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It is illegal in California to fire an employee because of their race, age, gender, religion, disability, sexual orientation or national origin.  Although such discrimination claims are covered under the California Department Fair Employment and Housing Act (FEHA), they also give rise to a common law claim for a termination in violation of public policy.  The same would hold true for terminations made in retaliation for an employee's opposition to, or complaints about, discrimination or harassment based on any of the aforementioned protected classifications.  For example, an employee that complains of sexual harassment, and is then subjected to unwarranted work-related criticism, discipline, write-ups , or is fired, would have a claim for retaliation under FEHA as well as at common law.  As a practical matter, however, the employee can recover more by suing under the statute than at common law; attorney's fees are not recoverable on public policy claims but may be awarded under FEHA.


It is also illegal to fire even an "at-will" employee for a reason that violates a fundamental public policy.  In simple terms, a termination that violates public policy is one that implicates some state or federal statute, regulation, or constitutional provision.  For example, if the employer directs a worker to violate any law, ordinance, regulation or statute, the employer cannot legally fire that employee for refusing to follow such a directive.  Additionally, if the employer complains about what he/she reasonably perceives as a violation of the law, such as late or non-payment of wages, failure to pay overtime, filing a workers' compensation claim, or workplace safety issues, and is fired in retaliation, that would also constitute an actionable claim for wrongful termination.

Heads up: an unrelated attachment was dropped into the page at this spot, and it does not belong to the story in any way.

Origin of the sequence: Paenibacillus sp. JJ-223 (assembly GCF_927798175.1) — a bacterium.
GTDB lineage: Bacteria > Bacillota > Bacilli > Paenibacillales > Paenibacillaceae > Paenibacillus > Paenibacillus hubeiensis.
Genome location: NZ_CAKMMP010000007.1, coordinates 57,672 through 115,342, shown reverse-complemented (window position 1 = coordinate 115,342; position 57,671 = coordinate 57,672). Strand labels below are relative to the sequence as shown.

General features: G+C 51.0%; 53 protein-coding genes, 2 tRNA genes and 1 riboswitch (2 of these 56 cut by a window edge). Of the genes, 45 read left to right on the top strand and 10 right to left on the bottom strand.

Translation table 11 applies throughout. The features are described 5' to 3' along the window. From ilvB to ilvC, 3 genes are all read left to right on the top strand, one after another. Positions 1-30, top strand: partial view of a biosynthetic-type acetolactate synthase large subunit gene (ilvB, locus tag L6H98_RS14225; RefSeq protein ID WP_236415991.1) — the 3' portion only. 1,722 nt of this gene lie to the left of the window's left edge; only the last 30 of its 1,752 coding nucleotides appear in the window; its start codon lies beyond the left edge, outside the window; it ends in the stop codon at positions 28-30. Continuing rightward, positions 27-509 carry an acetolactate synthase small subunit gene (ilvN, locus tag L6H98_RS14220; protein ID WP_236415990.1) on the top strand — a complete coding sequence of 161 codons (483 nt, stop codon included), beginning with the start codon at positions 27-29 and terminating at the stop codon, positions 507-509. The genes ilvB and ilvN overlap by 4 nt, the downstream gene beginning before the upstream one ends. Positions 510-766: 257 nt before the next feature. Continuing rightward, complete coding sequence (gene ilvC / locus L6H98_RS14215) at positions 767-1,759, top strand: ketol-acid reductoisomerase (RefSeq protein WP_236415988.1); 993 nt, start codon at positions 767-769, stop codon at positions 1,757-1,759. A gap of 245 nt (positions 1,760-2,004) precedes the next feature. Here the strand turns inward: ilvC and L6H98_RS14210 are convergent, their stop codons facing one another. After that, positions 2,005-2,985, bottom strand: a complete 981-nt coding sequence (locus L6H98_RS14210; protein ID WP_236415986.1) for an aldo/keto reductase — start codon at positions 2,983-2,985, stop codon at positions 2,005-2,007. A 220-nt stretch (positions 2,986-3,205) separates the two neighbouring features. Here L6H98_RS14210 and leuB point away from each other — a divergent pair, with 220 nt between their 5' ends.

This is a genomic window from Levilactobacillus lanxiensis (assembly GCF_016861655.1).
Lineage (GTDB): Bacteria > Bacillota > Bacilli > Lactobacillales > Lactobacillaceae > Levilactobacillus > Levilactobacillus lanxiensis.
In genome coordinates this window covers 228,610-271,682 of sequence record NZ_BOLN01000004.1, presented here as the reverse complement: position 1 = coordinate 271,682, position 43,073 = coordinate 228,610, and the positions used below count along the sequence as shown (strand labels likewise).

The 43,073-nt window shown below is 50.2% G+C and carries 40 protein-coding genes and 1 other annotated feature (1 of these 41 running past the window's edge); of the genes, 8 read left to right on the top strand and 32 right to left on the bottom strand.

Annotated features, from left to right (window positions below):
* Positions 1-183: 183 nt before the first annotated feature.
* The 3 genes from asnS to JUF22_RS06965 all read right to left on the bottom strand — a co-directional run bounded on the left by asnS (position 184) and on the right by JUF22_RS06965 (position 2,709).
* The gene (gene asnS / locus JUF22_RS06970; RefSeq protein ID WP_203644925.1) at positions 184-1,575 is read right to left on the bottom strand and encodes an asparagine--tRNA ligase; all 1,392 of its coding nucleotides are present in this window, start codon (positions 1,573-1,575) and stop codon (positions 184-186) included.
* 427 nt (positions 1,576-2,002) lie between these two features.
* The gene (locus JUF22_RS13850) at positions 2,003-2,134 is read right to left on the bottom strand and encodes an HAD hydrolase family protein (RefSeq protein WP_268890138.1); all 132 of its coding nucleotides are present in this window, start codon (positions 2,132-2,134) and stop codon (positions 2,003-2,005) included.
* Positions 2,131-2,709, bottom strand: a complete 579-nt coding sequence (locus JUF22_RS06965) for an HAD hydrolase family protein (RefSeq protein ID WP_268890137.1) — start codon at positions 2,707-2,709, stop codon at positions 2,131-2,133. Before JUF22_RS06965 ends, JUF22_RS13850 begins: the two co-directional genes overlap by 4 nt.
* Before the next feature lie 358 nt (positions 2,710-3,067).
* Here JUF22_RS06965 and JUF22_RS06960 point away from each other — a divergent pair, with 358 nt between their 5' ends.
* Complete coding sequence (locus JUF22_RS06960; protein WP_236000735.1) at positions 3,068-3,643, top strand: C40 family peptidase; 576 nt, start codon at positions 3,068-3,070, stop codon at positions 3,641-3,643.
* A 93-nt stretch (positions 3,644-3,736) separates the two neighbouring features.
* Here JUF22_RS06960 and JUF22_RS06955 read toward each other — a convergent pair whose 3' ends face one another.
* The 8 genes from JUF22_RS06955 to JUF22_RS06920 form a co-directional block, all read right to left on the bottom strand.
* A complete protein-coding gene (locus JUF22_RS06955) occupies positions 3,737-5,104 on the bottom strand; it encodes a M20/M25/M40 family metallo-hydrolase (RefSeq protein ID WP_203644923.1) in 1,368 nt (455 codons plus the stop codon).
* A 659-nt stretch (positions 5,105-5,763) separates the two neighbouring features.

Other terminations are unlawful because they are expressly prohibited by different statutes.  Some of these include termination of workers based on sexual orientation or those employees that take Family and Medical Leave.  Employees who take leave because they have a serious medical condition, or must care for a parent or child that has a condition, are protected by the law provided that they worked for the employer for more than one year, worked more than 1,250 hours during the previous year, and the company has more than fifty (50) employees that work within a seventy five (75) mile radius. 


There are many other examples that are not listed here, and you should always speak with an attorney before waiving your rights to file a lawsuit.  The general rule requires that the termination be more than just unfair to be illegal.  In short, it usually matters little whether the specific reason given for your termination was fair or even true, unless you believe that the employer's real motivation for terminating you involved discrimination, retaliation, harassment or whistle blowing. 


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